United States District Court, D. Massachusetts
MEMORANDUM AND ORDER REGARDING PLAINTIFF'S MOTION
FOR A NEW TRIAL AND/OR TO AMEND THE JUDGMENT (DKT. NO.
KATHERFNE A. ROBERTSON, UNITED STATES MAGISTRATE JUDGE
matter is before the court on the plaintiffs, Vermont Mutual
Insurance Company, Inc.'s ("Vermont Mutual" or
"Plaintiff'), motion for a new trial and/or to amend
the judgment after a jury returned a verdict in favor of the
defendant, Sondrini Enterprises ("Sondrini" or
'Defendant"). Vermont Mutual brought claims for
negligence and breach of warranty against Sondrini as the
subrogee of Roger and Pamela Manzolini. The Manzolinis'
residence in Richmond, Massachusetts was destroyed by fire on
November 26, 2013. Vermont Mutual alleged that the fire was
caused by Sondrini's faulty installation of a chimney at
the Manzolinis' home. The jury found that Sondrini was
negligent and breached the express and implied warranties to
install the chimney in a workmanlike manner and to use
reasonable skill in its construction, but its negligence and
warranty breaches were not the proximate cause of the
property damage loss.
claims that a new trial is required because the jury's
answers to the questions on the verdict form as to each claim
were inconsistent with each other and with the verdict for
Defendant. For the reasons that follow, Vermont Mutual's
motion is DENIED.
recitation of the pertinent jury instructions and the wording
of the verdict form are necessary to the resolution of
Vermont Mutual's motion.
Instructions to the Jury
court delivered the following instructions on the claims of
negligence and breach of warranty:
Vermont Mutual Insurance Company alleges that Defendant
Sondrini Enterprises was negligent when it designed and/or
installed the chimney at the Manzolinis' home. Generally,
negligence is the failure to exercise that degree of care
which a reasonable person would exercise in the
order for Plaintiff to prevail on the negligence claim in
this case, it must prove all of the following four elements
by a preponderance of the evidence:
First: Sondrini owed the Manzolinis a duty of reasonable
Second: Sondrini breached its duty of care by not acting
reasonably under the circumstances;
Third: Injuries or damages are directly related to
Sondrini's breach of its duty of care and would not have
occurred but for Sondrini's breach of its duty of care;
Fourth: Roger and Pamela Manzolini suffered injuries or
must prove that Sondrini owed the Manzolinis a duty of
reasonable care. Here, "reasonable care" means the
care that an ordinary, reasonably prudent contractor would
exercise under similar circumstances. . . .
second element Plaintiff must prove is that
Sondrini was negligent; that is, that Sondrini breached its
duty of care by failing to exercise the degree of care that a
reasonably prudent chimney installation contractor would have
exercised under the circumstances. Plaintiff can prove this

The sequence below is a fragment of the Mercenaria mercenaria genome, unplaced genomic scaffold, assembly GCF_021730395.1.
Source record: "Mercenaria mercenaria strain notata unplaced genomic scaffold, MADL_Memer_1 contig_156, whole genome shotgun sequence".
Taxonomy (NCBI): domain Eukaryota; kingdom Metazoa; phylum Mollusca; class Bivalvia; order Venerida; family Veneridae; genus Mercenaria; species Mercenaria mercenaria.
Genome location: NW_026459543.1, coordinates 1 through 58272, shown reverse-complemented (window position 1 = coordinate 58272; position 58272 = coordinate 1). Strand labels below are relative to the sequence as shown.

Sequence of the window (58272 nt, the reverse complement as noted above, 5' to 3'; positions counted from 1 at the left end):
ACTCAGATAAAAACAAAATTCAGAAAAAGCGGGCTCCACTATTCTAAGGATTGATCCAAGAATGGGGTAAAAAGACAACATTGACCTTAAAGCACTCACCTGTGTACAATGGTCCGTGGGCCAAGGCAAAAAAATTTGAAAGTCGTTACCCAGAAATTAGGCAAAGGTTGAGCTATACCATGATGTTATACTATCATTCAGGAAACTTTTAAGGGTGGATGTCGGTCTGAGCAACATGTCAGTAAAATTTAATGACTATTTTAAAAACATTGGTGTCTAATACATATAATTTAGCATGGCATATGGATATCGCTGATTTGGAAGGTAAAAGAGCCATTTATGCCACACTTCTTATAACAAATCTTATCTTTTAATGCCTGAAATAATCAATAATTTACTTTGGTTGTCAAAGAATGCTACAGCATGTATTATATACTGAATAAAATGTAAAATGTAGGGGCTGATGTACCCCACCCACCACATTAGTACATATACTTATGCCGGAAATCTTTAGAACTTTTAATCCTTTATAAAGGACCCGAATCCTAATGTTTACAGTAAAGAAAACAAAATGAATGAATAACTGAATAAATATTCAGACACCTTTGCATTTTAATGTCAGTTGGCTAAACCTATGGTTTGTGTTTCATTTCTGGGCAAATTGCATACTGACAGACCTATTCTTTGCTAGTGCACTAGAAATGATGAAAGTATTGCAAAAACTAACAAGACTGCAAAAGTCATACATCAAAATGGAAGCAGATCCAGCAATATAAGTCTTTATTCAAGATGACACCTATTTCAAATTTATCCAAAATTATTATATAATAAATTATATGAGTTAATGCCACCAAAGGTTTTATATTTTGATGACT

element in one of two ways. Plaintiff can show by a
preponderance of the evidence that Sondrini either (1) did
something that a reasonably prudent chimney installation
contractor would not do under similar circumstances; or (2)
failed to do something that a reasonably prudent chimney
installation contractor would do under similar circumstances.
determine that the Plaintiff has proved that Sondrini
breached its duty to the Manzolinis, you must then consider
whether the Plaintiff has proved the third
element - causation - by a preponderance of the
evidence. Even if the Plaintiff has proved the other elements
by a preponderance of the evidence, you cannot find Sondrini
liable unless there was a causal relation between its
negligence and the damages.
its burden to prove causation, the Plaintiff has the burden
to show that Sondrini's negligent conduct was the
proximate cause of the Manzolinis' damages. The Plaintiff
is not required to eliminate entirely all possibility that
Sondrini's conduct was not a cause. To meet its burden,
the Plaintiff need only show that there was a greater
likelihood or probability that the damages were due to causes
for which Sondrini was responsible than from any other cause.
conduct was the cause of the Manzolinis' damages if the
damages would not have occurred but for Sondrini's
negligence. In other words, if the damages would have
happened anyway, Sondrini is not liable. If you find that it
is at least equally probable that the negligence was that of
another, including the Manzolinis themselves, then Sondrini
is not liable.
occurrence of an accident, such as a fire, standing alone, is
not always evidence of negligence. If you find that the
precise cause of the fire is left to conjecture or guesswork
and may as reasonably be attributed to a condition for which
no liability attaches as to one for which it does, then you
must return a verdict for Sondrini. On the other hand, the
Plaintiff is not required to point out the exact way in which
the fire occurred as long as it showed a greater likelihood
that the damages came from an act of negligence for which
Sondrini was responsible.
fourth element that Plaintiff must prove is
that Roger and Pamela Manzolini suffered injuries or damages.
In this case, the parties have agreed that the Manzolinis
suffered injuries or damages so you need not deliberate on
that element; you may treat it as proved by the Plaintiff.
Breach of the Implied Warranty
order for the Plaintiff to prevail on its breach of implied
warranty claim, it must prove the following elements by a
preponderance of the evidence:
First, Sondrini had a duty to install and/or
design the chimneys in a workmanlike manner and to use
reasonable skill in its [sic] construction;
Second, Sondrini failed to install and/or
design the chimneys in a workmanlike manner and to use
reasonable skill in its ...